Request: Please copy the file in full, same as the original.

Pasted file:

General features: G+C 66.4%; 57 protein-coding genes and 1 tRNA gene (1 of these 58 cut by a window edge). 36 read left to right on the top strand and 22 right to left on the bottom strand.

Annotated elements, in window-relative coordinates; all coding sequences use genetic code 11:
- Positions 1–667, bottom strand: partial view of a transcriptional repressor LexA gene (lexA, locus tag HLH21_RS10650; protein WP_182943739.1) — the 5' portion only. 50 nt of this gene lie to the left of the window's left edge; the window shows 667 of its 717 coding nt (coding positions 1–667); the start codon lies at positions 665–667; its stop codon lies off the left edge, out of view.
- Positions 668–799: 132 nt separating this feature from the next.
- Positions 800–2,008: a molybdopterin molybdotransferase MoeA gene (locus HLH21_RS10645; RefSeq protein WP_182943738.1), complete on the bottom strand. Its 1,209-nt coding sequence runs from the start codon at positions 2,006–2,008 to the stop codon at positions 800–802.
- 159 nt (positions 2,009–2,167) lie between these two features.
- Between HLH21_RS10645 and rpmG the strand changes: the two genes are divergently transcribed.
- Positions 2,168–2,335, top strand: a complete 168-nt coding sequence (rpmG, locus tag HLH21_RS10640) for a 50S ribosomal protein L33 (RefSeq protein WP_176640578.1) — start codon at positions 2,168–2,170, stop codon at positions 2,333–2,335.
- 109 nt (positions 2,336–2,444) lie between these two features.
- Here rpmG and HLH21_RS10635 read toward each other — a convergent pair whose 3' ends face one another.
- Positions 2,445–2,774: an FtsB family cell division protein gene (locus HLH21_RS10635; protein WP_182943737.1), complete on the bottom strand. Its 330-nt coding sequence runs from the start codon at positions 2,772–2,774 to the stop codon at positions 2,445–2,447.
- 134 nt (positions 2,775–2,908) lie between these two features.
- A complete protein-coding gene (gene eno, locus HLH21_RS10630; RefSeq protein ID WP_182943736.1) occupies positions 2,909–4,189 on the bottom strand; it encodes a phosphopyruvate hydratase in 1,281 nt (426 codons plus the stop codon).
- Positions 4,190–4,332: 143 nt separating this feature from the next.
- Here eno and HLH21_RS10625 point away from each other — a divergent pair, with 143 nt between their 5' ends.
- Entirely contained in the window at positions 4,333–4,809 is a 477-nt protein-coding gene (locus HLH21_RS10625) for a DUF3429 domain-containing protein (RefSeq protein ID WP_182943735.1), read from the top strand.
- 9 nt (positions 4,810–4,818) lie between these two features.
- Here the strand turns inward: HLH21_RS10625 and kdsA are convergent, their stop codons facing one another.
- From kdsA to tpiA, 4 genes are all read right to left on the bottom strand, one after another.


General features: G+C 66.4%; 57 protein-coding genes and 1 tRNA gene (1 of these 58 cut by a window edge). 36 read left to right on the top strand and 22 right to left on the bottom strand.

Annotated elements, in window-relative coordinates; all coding sequences use genetic code 11:
- Positions 1–667, bottom strand: partial view of a transcriptional repressor LexA gene (lexA, locus tag HLH21_RS10650; protein WP_182943739.1) — the 5' portion only. 50 nt of this gene lie to the left of the window's left edge; the window shows 667 of its 717 coding nt (coding positions 1–667); the start codon lies at positions 665–667; its stop codon lies off the left edge, out of view.
- Positions 668–799: 132 nt separating this feature from the next.
- Positions 800–2,008: a molybdopterin molybdotransferase MoeA gene (locus HLH21_RS10645; RefSeq protein WP_182943738.1), complete on the bottom strand. Its 1,209-nt coding sequence runs from the start codon at positions 2,006–2,008 to the stop codon at positions 800–802.
- 159 nt (positions 2,009–2,167) lie between these two features.
- Between HLH21_RS10645 and rpmG the strand changes: the two genes are divergently transcribed.
- Positions 2,168–2,335, top strand: a complete 168-nt coding sequence (rpmG, locus tag HLH21_RS10640) for a 50S ribosomal protein L33 (RefSeq protein WP_176640578.1) — start codon at positions 2,168–2,170, stop codon at positions 2,333–2,335.
- 109 nt (positions 2,336–2,444) lie between these two features.
- Here rpmG and HLH21_RS10635 read toward each other — a convergent pair whose 3' ends face one another.
- Positions 2,445–2,774: an FtsB family cell division protein gene (locus HLH21_RS10635; protein WP_182943737.1), complete on the bottom strand. Its 330-nt coding sequence runs from the start codon at positions 2,772–2,774 to the stop codon at positions 2,445–2,447.
- 134 nt (positions 2,775–2,908) lie between these two features.
- A complete protein-coding gene (gene eno, locus HLH21_RS10630; RefSeq protein ID WP_182943736.1) occupies positions 2,909–4,189 on the bottom strand; it encodes a phosphopyruvate hydratase in 1,281 nt (426 codons plus the stop codon).
- Positions 4,190–4,332: 143 nt separating this feature from the next.
- Here eno and HLH21_RS10625 point away from each other — a divergent pair, with 143 nt between their 5' ends.
- Entirely contained in the window at positions 4,333–4,809 is a 477-nt protein-coding gene (locus HLH21_RS10625) for a DUF3429 domain-containing protein (RefSeq protein ID WP_182943735.1), read from the top strand.
- 9 nt (positions 4,810–4,818) lie between these two features.
- Here the strand turns inward: HLH21_RS10625 and kdsA are convergent, their stop codons facing one another.
- From kdsA to tpiA, 4 genes are all read right to left on the bottom strand, one after another.